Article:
With the promise of the wind to our back, riders were off early on Tuesday. A great breakfast provided by the Broken Bow church volunteers sent riders off with nutrition to start the day.
The ride seemed more social today or perhaps the conditions made it possible for more riders to keep up a more rapid pace. I found SAG stops to be busy hubs of food and fellowship along with the occasional repair need.
We rode through incredible agricultural lands which seems ironic as we ride to raise money for those who are hungry in the world. Perhaps it's fitting that we raise money for this purpose in one of the most food abundant places on the earth. I passed perfectly groomed corn, bean and wheat fields, and large herds of cattle ultimately destined for the food system.
I was in Nigeria in February where people are ample and food is not. Today was a reminder of how fortunate we are in the U.S. and in the Midwest, in particular, to have such food security. Other places in the world not only struggle politically to have food distribution, but the lands on which they live often cannot sustain the kind of agriculture needed to sustain a populace.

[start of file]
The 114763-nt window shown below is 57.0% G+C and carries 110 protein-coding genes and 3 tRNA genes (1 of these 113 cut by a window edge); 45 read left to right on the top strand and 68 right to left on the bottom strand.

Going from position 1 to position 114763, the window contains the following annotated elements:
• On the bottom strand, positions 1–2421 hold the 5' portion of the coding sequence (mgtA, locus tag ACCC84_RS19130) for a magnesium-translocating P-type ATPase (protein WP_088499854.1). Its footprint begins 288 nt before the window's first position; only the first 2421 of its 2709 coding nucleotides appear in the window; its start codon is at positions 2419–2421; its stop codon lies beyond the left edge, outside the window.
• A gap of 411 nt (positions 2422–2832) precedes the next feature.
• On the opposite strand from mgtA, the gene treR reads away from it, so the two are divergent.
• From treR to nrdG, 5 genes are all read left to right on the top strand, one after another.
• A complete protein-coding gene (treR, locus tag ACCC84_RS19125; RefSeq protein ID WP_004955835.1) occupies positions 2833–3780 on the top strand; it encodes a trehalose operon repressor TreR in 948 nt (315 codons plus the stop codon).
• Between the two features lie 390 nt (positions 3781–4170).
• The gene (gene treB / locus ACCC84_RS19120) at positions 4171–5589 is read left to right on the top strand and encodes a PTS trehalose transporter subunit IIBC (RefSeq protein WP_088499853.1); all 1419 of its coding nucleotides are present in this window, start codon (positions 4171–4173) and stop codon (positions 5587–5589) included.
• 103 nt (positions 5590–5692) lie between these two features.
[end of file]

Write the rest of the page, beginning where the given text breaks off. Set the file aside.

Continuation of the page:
Money raised on this ride will support Heartland Food Bank and the Lincoln Food Bank -- these food banks supply and support food banks in all 93 counties in Nebraska. (In its 19-year history, NUMB has passed through all 93 counties, some twice or more). Funds will support the Heifer Project, Bread for the World and Africa University's agricultural training program.
It was a noisy riding day. Between 75-90 trains cross Nebraska on the track that paralleled the first two-thirds of our ride. The photo above is a train that was holding for another train to pass. An employee came out to talk with me and asked what we were doing. We had a brief chat about the ride and I told him where to find the website. Not even five minutes later this train was scooting on down the track heading east with a load of coal.
Later in the day when we neared Gibbon, a Union Pacific train passed loaded with refrigerator cars. The highway that connects Highway 2 to Gibbon was without shoulders and was busy with semi and farm traffic. It was a smooth rode but keep riders on their toes for safety.
Tonight will be a pasta meal sponsored by the Gibbon UMC followed by more talent. Tomorrow's threat of wind will not detour riders from finishing strong on their way back to Holdrege where it all began.
As we are breathing hard tomorrow on the last leg of our journey, we will know that many lives will have a bit more food security because of our pedaling this week. The fellowship, friendship and exercise are just bonus.